A US court has ordered Internet giant Google to provide YouTube users' information to Viacom. YouTube, the video Web site which Google has owned since 2006, was accused by media group Viacom of intellectual property piracy.
A US judge has ordered Google to expose to Viacom the video-viewing habits of everyone who has ever used YouTube in a decision condemned Thursday by the Internet giant and privacy advocates.
US District Court Judge Louis Stanton backed Viacom's request for data on which YouTube users watch which videos on the website in order to support its case in a billion-dollar copyright lawsuit against Google.
Viacom charges Google, which bought YouTube in 2006, acts as a willing accomplice to Internet users who put clips of Viacom's copyrighted television programs on the popular video-sharing website.
"We are disappointed the court granted Viacom's overreaching demand for viewing history," Google senior litigation counsel Catherine Lacavera told AFP in an email Thursday.
Stanton brushed aside privacy concerns on Tuesday while ordering Google to give Viacom log-in names of YouTube users and Internet protocol (IP) addresses identifying which computers they used for viewing videos.
Stanton contends that Viacom needs more than pseudonyms and IP numbers that are tantamount to addresses on the Internet to identify individual YouTube users.
Electronic Frontier Foundation attorney Kurt Opsahl called the court's ruling a significant reversal to privacy rights.
The judge's ruling ignores US federal law as well as a "fiasco" that resulted after America Online gave researchers what it thought was anonymous search data, Opsahl said.
People's online searches can unintentionally divulge identities even without accompanying onscreen nicknames or IP addresses, according to Opsahl.
"The court's erroneous ruling is a set-back to privacy rights and will allow Viacom to see what you are watching on YouTube," he said.
"We urge Viacom to back off this overbroad request and Google to take all steps necessary to challenge this order and protect the rights of its users."
Viacom issued a statement Thursday saying it is only out to bolster its case against Google and not to expose or pursue viewers of copyrighted videos.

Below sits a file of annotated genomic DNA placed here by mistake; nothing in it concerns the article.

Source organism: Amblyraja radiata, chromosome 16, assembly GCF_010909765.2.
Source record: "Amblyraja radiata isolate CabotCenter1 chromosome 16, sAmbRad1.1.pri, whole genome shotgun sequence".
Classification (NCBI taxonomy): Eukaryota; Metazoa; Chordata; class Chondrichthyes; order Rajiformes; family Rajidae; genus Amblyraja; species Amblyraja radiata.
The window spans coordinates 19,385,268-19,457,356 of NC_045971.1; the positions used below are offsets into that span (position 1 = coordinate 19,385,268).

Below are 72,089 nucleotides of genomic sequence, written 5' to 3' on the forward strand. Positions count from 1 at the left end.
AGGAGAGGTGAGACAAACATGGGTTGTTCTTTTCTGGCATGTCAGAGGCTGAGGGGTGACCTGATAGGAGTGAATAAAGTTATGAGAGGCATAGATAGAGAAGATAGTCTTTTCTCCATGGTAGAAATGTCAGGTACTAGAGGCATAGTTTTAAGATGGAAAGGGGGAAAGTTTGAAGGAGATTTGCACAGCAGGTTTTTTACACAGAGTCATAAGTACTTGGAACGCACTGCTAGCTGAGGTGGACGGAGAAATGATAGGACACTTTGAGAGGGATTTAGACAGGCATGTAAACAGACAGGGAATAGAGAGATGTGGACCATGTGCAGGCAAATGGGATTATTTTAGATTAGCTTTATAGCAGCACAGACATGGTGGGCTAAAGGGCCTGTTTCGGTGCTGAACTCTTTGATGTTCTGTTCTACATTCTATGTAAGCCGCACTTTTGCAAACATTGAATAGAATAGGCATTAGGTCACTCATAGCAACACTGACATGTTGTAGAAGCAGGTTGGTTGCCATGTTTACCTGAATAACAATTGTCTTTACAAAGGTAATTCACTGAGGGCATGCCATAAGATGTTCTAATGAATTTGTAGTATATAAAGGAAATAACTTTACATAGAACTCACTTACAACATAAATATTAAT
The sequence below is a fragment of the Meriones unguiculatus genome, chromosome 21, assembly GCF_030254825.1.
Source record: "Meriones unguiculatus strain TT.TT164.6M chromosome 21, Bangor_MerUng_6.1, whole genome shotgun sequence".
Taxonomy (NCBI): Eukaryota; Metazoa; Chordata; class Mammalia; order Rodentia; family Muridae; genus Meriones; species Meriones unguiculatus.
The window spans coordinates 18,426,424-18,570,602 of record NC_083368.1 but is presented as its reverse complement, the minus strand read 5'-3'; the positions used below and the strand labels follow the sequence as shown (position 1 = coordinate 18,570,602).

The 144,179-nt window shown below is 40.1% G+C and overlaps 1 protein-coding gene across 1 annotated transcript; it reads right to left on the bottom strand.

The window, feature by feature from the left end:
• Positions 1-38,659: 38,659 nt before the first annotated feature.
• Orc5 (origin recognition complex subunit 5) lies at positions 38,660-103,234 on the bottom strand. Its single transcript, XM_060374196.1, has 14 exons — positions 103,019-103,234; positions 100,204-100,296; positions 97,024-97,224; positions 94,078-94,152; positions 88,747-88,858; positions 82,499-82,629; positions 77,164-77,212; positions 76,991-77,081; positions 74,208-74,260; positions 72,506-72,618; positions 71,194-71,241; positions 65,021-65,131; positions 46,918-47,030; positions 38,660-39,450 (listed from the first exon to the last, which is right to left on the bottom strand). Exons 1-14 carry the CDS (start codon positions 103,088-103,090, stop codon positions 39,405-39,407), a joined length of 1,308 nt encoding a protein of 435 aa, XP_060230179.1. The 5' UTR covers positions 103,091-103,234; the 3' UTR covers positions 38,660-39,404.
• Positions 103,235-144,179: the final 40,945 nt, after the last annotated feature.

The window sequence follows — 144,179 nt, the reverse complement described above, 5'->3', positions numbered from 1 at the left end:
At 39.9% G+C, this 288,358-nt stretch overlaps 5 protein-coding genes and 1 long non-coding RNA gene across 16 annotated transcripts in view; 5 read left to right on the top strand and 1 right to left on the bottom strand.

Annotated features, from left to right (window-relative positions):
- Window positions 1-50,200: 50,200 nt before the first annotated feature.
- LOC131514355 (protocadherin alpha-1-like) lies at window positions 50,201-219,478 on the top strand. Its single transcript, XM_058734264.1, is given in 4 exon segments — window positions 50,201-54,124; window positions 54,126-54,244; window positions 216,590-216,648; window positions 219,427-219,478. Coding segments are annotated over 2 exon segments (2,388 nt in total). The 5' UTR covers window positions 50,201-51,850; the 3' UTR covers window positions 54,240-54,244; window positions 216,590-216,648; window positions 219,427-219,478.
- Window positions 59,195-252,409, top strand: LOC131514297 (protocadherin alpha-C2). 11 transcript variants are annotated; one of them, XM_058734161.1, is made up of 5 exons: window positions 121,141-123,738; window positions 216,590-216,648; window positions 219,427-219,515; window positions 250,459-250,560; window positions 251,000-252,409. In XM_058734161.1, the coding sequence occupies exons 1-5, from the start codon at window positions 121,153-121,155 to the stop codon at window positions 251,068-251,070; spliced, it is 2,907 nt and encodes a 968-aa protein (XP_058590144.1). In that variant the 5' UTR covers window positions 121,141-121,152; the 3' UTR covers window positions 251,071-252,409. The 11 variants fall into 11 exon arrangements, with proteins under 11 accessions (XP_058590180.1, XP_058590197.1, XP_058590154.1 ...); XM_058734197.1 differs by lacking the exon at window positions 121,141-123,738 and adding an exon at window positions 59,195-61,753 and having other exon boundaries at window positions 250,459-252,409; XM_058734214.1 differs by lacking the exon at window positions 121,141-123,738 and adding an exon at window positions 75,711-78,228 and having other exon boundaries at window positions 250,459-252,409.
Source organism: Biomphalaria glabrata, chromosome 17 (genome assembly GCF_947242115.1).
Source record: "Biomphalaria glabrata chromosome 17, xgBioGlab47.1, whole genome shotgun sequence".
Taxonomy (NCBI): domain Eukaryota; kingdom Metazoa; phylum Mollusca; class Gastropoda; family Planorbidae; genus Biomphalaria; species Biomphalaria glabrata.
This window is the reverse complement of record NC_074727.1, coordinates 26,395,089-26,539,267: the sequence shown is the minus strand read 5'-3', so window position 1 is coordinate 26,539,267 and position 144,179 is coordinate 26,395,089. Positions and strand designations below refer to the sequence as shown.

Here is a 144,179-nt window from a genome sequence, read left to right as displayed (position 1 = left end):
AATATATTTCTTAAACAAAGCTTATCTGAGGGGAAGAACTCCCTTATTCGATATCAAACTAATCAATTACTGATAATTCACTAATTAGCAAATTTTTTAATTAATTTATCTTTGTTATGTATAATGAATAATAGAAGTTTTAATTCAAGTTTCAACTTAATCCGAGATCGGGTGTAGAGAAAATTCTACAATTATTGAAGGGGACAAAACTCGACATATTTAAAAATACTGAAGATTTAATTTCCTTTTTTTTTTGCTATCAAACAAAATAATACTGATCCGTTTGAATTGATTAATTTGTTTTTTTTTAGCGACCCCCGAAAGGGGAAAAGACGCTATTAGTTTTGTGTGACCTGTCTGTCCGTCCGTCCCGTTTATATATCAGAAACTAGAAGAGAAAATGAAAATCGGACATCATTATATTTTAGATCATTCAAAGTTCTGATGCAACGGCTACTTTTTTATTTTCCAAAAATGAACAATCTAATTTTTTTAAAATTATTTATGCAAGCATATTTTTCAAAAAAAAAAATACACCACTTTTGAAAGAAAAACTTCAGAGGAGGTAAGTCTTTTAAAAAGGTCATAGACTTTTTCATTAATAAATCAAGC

"Any information that we or our outside advisors obtain will be used exclusively for the purpose of proving our case against YouTube and Google," Viacom said.
"It will be handled subject to a court protective order and in a highly confidential manner."
In what Google claims as a partial victory, Stanton denied Viacom's request to get its hands on secret source code used in YouTube video searches as well as for Internet searches.
Stanton also refused a Viacom request to order Google to provide access to the videos YouTube users store in private YouTube files.
Google lawyers opposed each of the Viacom requests, which were made in a "discovery" evidence-gathering phase of a lawsuit filed in March of last year in US District Court in New York state.
"We are pleased the court put some limits on discovery, including refusing to allow Viacom to access users' private videos and our search technology," Lacavera said.
"We will ask Viacom to respect users' privacy and allow us to anonymize the logs before producing them under the court's order."
Google decries the lawsuit as an attack on the underpinnings of the Internet, while Viacom argues that the California-based Internet search colossus and especially its subsidiary YouTube are involved in "massive" copyright infringement.
The Viacom lawsuit has been merged with similar civil litigation being pursued by the Premier League of England's Football Association, which says soccer game clips are routinely posted on YouTube without authorization.
Google shields itself with 1998's Digital Millennium Copyright Act, US legislation that says Internet firms are not responsible for what Internet users put on websites.
Industry insiders suspect Viacom is using the lawsuit as a negotiating tactic and has no intention of taking the matter to trial.
Viacom's goal could be to reach into Google's deep pockets for royalties for videos played on YouTube.
Viacom, however, said it had no choice but to sue after "a great deal of unproductive negotiation" failed to curtail YouTube's "unlawful business model."
The Viacom stable includes Nickelodeon, Comedy Central and more than 130 other television networks around the world, plus an array of websites.
Date created : 2008-07-04